What is PEDV?

Source: National Pork Producers Council


  • PEDV is caused by a virus (Coronavirus) that is related to transmissible gastroenteritis (TGE) virus.
  • PEDV only infects pigs (NOT humans or other livestock).
  • This is a new virus to the U.S. and was first confirmed in the country on May 17, 2013.

Clinical signs:

  • In previously naïve herds, PEDV is similar to TGE and includes:
    • Severe diarrhea in pigs of all ages
    • Vomiting
    • High mortality - almost 100% in preweaned pigs

Diagnosis: Requires sample submissions to a diagnostic laboratory (contact your veterinarian).

Transmission: Oral contact with contaminated feces. The most common sources of infected feces are pigs, trucks, boots, clothing or other fomites.

Incubation period: (time from exposure to clinical signs) Only 12-24 hours.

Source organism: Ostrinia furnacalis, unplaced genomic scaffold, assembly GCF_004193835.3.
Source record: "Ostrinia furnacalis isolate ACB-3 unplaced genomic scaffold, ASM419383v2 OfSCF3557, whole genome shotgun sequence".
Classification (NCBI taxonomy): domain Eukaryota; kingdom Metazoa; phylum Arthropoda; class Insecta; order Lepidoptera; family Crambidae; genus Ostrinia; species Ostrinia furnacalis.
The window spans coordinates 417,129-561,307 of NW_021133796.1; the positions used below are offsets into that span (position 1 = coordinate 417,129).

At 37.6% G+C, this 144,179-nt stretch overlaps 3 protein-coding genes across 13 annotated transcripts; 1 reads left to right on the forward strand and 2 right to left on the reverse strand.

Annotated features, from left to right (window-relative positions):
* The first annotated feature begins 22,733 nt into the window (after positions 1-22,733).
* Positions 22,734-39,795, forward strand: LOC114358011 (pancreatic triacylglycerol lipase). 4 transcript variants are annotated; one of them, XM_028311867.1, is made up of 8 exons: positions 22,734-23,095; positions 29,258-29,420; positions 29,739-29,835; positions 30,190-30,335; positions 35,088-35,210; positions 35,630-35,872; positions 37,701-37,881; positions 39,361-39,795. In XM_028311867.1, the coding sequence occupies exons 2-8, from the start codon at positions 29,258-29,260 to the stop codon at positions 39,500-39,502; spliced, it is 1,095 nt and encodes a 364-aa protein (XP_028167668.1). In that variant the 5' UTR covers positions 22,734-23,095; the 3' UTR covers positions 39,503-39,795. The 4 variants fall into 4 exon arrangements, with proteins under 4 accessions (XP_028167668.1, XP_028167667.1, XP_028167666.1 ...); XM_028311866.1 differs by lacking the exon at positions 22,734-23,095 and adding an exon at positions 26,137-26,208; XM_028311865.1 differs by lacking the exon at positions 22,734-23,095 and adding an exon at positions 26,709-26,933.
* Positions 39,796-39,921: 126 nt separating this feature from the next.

Shedding: (amount of time animals can infect others) Up to 3 to 4 weeks.


  • No cross-protection with between TGE and PEDV even though both are Coronaviruses.
  • Maternal protection through colostrum from previously exposed sows can be quite effective.
  • No protection is long lasting (herds can re-break).
  • Vaccine studies are in progress.

Treatment: Supportive care through hydration. Provide clean, dry, draft free environment with access to high quality drinking water (electrolytes may be beneficial).

Prevention: Limit cross contamination with any suspected pigs’s feces.

  • Clearly define and communicate a Line of Separation which marks the separation between your facility, transport vehicles or the outside/inside of your production site.
  • Contact your veterinarian and enhance biosecurity procedures.
  • • Biosecurity of transportation vehicles is important; they should be clean, disinfected and dry.
  • Several disinfectants have been demonstrated to effectively inactivate PEDV, such as formalin, sodium carbonate, lipid solvents, and strong iodophors in phosphoric acid.
  • Replacement breeding stock should originate from a negative herd.

Challenges to Industry: Infection with PED can create tremendous financial losses to a pork producer.